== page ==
I have been a fan of Dr. Oz for some time and even quoted him here on the blog. Now comes the British Medical Journal with criticisms. This post is based on an article in the Washington Post.
The study is part of an ongoing debate about medicine on television. There’s clearly a market for doctor talk shows. “The Dr. Oz Show” ranks in the top five talk shows in the United States, bringing in a haul of roughly 2.9 million viewers per day. And the talk show “The Doctors,” also studied in the paper, nets around 2.3 million viewers per show. These days, Oz considers disease in terms of marketability. Cancer, he told the New Yorker, “is our Angelina Jolie. We could sell that show every day.”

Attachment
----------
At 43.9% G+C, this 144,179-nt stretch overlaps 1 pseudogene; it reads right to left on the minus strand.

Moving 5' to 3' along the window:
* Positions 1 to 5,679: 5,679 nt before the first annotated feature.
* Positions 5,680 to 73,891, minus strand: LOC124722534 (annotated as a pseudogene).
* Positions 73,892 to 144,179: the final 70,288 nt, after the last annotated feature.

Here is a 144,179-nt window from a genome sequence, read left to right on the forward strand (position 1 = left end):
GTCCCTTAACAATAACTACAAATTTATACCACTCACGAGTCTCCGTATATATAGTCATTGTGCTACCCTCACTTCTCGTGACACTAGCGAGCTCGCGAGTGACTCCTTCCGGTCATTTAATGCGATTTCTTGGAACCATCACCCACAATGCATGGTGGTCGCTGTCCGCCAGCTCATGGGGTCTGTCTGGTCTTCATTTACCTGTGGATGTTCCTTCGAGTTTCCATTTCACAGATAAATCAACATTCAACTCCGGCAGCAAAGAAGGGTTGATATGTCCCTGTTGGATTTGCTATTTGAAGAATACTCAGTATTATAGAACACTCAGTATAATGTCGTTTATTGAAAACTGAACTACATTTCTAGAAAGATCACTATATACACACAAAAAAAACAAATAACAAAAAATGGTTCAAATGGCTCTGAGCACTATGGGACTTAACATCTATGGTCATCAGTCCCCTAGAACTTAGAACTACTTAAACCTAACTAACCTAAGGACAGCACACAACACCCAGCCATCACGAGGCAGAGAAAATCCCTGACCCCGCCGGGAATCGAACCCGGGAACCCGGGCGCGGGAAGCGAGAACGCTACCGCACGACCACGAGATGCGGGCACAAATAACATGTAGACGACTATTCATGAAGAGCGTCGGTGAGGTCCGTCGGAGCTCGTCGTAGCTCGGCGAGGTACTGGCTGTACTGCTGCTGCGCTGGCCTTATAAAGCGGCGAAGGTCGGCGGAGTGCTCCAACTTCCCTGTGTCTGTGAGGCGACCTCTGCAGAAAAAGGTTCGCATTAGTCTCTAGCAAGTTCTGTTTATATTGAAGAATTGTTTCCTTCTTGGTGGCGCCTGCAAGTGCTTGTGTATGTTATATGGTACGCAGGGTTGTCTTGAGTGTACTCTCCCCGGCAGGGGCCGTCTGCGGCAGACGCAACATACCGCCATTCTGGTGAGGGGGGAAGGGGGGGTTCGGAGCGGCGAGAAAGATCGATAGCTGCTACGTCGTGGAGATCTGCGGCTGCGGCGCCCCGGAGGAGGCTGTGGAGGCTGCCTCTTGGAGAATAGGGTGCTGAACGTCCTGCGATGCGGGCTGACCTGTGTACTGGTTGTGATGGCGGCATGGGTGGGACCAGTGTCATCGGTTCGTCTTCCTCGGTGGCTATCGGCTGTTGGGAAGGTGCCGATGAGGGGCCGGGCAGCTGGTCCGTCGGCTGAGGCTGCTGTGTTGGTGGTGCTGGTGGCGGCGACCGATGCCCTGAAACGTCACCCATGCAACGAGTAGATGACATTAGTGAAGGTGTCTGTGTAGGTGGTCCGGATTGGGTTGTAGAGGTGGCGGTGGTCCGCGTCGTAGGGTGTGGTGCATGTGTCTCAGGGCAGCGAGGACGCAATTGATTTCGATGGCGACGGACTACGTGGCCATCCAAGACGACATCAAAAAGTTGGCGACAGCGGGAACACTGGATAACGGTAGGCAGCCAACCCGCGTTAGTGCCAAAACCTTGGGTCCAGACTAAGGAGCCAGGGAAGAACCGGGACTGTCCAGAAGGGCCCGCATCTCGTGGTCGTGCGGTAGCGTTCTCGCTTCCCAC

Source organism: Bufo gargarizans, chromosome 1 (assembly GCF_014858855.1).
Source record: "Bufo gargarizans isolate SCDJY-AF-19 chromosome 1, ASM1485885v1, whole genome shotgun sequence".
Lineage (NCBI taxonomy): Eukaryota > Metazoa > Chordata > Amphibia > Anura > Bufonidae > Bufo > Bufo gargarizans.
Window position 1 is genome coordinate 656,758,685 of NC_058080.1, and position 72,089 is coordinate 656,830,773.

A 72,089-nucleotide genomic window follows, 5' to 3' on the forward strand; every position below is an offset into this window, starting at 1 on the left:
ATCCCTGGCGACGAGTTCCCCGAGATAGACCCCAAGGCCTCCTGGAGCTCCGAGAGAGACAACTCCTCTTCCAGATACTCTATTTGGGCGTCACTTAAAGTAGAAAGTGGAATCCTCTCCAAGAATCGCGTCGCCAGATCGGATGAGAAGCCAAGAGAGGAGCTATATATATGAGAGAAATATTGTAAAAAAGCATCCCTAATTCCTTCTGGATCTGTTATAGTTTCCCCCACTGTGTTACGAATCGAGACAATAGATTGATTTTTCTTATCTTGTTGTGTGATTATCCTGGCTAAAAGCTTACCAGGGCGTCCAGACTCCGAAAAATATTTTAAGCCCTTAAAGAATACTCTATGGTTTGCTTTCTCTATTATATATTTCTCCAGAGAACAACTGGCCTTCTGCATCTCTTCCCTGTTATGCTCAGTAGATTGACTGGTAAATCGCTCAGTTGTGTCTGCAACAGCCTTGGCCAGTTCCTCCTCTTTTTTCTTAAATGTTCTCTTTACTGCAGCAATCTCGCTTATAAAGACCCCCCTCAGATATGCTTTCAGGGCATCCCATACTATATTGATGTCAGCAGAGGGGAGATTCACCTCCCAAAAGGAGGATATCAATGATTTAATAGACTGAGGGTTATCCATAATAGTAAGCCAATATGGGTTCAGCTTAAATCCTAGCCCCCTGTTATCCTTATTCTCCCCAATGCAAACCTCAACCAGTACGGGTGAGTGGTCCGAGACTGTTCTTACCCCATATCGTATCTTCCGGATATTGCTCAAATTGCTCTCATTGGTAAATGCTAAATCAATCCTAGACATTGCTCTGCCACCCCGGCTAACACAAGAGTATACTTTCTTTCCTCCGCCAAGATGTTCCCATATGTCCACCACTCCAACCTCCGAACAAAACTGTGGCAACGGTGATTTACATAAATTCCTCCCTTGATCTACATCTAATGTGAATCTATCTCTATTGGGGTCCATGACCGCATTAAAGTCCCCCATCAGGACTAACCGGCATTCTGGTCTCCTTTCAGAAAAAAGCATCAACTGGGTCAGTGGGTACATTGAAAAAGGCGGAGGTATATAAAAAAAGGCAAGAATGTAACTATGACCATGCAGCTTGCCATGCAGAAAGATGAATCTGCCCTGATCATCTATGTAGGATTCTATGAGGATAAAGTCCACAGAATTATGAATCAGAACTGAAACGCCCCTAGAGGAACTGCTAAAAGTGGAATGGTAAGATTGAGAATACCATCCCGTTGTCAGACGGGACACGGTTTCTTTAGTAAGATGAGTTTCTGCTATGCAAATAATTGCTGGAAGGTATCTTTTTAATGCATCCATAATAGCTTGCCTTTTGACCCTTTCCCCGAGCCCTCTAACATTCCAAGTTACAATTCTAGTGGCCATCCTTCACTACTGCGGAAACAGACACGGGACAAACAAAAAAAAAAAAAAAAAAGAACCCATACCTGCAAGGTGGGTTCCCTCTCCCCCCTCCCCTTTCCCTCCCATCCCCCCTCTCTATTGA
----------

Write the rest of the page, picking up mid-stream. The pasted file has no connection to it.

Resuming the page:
It’s not hard to understand what makes Dr. Oz so popular. Called “America’s doctor,” syndicated talk-show host Mehmet Oz speaks in a way anyone can understand. Medicine may be complex. But with Dr. Oz, clad in scrubs and crooning to millions of viewers about “miracles” and “revolutionary” breakthroughs, it’s often not. He somehow makes it fun. And people can’t get enough.
“I haven’t seen a doctor in eight years,” the New Yorker quoted one viewer telling Oz. “I’m scared. You’re the only one I trust.”
But is that trust misplaced? Or has Oz, who often peddles miracle cures for weight loss and other maladies, mortgaged medical veracity for entertainment value?
These questions have hammered Oz for months. In June, he was hauled in front of Congress, where Sen. Claire McCaskill (D-Mo.) told him he gave people false hope and criticized his segments as a “recipe for disaster.” Then…
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